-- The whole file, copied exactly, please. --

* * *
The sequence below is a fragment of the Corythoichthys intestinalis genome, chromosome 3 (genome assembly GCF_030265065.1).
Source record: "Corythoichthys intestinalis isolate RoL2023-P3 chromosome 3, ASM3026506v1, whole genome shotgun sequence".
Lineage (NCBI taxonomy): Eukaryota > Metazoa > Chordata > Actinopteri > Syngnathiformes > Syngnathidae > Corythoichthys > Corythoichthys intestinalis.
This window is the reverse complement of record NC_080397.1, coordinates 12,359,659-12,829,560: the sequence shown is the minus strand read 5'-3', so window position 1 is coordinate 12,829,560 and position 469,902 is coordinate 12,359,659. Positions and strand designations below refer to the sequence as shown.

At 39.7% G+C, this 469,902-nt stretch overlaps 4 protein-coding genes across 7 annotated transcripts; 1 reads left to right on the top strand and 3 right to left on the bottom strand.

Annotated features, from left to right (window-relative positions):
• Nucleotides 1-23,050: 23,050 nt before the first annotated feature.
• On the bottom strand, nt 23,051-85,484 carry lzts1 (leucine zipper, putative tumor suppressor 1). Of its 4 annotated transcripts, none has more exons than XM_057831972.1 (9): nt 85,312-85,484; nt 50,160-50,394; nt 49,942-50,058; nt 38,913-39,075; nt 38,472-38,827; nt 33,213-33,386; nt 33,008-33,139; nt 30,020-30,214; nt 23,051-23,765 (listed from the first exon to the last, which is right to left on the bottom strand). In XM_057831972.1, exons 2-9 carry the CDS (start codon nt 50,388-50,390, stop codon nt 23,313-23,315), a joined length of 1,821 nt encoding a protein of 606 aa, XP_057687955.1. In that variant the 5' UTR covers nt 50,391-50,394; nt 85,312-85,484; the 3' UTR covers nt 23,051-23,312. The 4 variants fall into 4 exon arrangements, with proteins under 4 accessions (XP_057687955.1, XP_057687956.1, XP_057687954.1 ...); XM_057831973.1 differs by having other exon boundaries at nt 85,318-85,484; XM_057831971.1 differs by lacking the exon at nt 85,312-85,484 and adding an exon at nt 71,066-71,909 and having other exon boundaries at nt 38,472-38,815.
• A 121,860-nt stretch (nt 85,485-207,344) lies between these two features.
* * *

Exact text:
The sequence below is a fragment of the Corythoichthys intestinalis genome, chromosome 3 (genome assembly GCF_030265065.1).
Source record: "Corythoichthys intestinalis isolate RoL2023-P3 chromosome 3, ASM3026506v1, whole genome shotgun sequence".
Lineage (NCBI taxonomy): Eukaryota > Metazoa > Chordata > Actinopteri > Syngnathiformes > Syngnathidae > Corythoichthys > Corythoichthys intestinalis.
This window is the reverse complement of record NC_080397.1, coordinates 12,359,659-12,829,560: the sequence shown is the minus strand read 5'-3', so window position 1 is coordinate 12,829,560 and position 469,902 is coordinate 12,359,659. Positions and strand designations below refer to the sequence as shown.

At 39.7% G+C, this 469,902-nt stretch overlaps 4 protein-coding genes across 7 annotated transcripts; 1 reads left to right on the top strand and 3 right to left on the bottom strand.

Annotated features, from left to right (window-relative positions):
• Nucleotides 1-23,050: 23,050 nt before the first annotated feature.
• On the bottom strand, nt 23,051-85,484 carry lzts1 (leucine zipper, putative tumor suppressor 1). Of its 4 annotated transcripts, none has more exons than XM_057831972.1 (9): nt 85,312-85,484; nt 50,160-50,394; nt 49,942-50,058; nt 38,913-39,075; nt 38,472-38,827; nt 33,213-33,386; nt 33,008-33,139; nt 30,020-30,214; nt 23,051-23,765 (listed from the first exon to the last, which is right to left on the bottom strand). In XM_057831972.1, exons 2-9 carry the CDS (start codon nt 50,388-50,390, stop codon nt 23,313-23,315), a joined length of 1,821 nt encoding a protein of 606 aa, XP_057687955.1. In that variant the 5' UTR covers nt 50,391-50,394; nt 85,312-85,484; the 3' UTR covers nt 23,051-23,312. The 4 variants fall into 4 exon arrangements, with proteins under 4 accessions (XP_057687955.1, XP_057687956.1, XP_057687954.1 ...); XM_057831973.1 differs by having other exon boundaries at nt 85,318-85,484; XM_057831971.1 differs by lacking the exon at nt 85,312-85,484 and adding an exon at nt 71,066-71,909 and having other exon boundaries at nt 38,472-38,815.
• A 121,860-nt stretch (nt 85,485-207,344) lies between these two features.